"The authors present the history of gardening on twenty sites at Colonial Williamsburg, focusing on the eighteenth-century gardeners who planted them and the documentary and archaeological research that guided each garden's re-creation. Detailed plans and captivating photographs identify the plantings and show modern gardeners ways to enjoy the beauty of colonial gardens in their own yards."
The story of the restoration of Jefferson's fruit trees is brought to life by the horticulturalist's recollections and period illustrations from Andrew Jackson Downing's Fruit Trees of America (1845), and pages from Jefferson's original orchard plans.
Noted plantsman Peter Loewer profiles Thomas Jefferson as gardener and landscape architect, focusing on the gardens at Monticello, with descriptions of the annuals, perennials, trees, shrubs, and vines that Jefferson grew. Insights on each plant from Jefferson, the writers he admired, and those who admired him are combined with Loewer's unique perspective, gardening hints, and stunning line drawings.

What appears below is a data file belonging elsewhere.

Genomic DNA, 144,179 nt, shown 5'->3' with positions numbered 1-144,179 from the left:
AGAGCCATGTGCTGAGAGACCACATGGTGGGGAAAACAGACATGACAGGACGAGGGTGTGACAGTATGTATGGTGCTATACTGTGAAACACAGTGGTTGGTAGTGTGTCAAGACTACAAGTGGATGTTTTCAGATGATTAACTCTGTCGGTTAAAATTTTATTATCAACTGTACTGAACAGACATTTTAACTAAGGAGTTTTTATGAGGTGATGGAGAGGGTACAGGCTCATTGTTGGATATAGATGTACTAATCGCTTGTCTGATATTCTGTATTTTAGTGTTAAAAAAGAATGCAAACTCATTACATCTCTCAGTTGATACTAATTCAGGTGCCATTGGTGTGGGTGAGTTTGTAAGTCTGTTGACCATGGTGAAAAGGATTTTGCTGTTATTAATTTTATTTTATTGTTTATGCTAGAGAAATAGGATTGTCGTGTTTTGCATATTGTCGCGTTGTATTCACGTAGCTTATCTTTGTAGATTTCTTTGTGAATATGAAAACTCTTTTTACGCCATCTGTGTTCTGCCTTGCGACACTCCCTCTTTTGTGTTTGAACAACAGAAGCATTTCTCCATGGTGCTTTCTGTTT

The first serious study of traditional American perennial gardens, which attained great popularity in the years between the Civil War and World War I, this abundantly illustrated volume explores this old-fashioned garden style--frequently referred to as "grandmother's garden"--as seen in small towns, artists' colonies and craft villages, mining towns, and settlements on the Western frontier.
A modern gardener/historical romance novelist combines her thoughts on creating a thriving garden with Jefferson's own writings on the subject to craft a dialogue between avid horticulturalists, past and present. Also available on audio.